To evaluate the chemical and physical properties of a tricalcium silicate root canal sealer containing povidone and polycarboxylate (BioRoot RCS), a calcium silicate MTA-based sealer containing a salicylate resin (MTA Fillapex), a traditional eugenol-containing sealer (Pulp Canal Sealer) and an epoxy resin-based root canal sealer (AH Plus). Calcium release, pH, setting time, water sorption, volume of open pores, volume of impervious portion, apparent porosity and weight loss were measured. The ability to nucleate calcium phosphates (CaP) after ageing 28 days in a simulated body fluid was evaluated using ESEM-EDX and micro-Raman spectroscopy. Data were statistically analysed (P = 0.05) using one-way anova (setting time, radiopacity, solubility, water sorption, porosity) or two-way anova (ion release tests). BioRoot RCS had a final setting time of 300 min and adequate radiopacity (5.2 mm Al). It demonstrated the highest (P pH (11-12) (P Pulp Canal Sealer and AH Plus; no CaP nucleation was detected on aged Pulp Canal Sealer, and some apatite deposits were found on aged AH Plus (chemi/physisorption-related CaP-deposition). Higher and significantly different (P < 0.05) porosity, water sorption and solubility were measured for the two calcium silicate sealers, especially for BioRoot RCS. BioRoot RCS had bioactivity with calcium release, strong alkalizing activity and apatite-forming ability, and adequate radiopacity. © 2017 International Endodontic Journal. Published by John Wiley & Sons Ltd.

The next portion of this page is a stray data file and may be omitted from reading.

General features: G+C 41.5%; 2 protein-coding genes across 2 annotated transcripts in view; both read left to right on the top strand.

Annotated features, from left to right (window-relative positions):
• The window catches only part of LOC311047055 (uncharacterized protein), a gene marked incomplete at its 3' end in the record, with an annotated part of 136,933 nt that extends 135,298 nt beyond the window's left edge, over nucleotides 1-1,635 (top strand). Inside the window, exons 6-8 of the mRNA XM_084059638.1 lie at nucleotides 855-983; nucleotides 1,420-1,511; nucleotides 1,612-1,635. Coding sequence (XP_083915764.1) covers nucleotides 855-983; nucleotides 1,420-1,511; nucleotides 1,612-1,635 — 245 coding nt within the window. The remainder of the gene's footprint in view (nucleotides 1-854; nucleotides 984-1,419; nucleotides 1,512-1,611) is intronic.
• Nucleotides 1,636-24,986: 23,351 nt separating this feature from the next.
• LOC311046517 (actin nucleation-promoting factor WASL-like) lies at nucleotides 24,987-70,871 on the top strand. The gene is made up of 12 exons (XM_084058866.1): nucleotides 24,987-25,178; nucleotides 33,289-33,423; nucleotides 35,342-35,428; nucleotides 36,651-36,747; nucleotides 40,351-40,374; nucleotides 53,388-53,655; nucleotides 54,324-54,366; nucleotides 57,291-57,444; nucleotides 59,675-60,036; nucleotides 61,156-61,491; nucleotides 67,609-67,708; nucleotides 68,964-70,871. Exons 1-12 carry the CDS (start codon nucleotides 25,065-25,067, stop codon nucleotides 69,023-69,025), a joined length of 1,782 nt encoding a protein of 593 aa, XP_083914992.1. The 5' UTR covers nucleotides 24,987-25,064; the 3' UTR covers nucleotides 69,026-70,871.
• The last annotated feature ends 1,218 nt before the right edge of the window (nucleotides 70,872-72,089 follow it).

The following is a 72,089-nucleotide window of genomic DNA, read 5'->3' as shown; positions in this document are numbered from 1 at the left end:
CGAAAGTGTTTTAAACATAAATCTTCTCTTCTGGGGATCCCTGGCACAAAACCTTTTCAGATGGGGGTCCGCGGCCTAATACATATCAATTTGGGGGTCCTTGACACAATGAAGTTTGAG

15. Dynamic model of the genesis of calcretes replacing silicate rocks in semi-arid regions

    Science.gov (United States)

    Wang, Yifeng; Nahon, Daniel; Merino, Enrique

    1994-12-01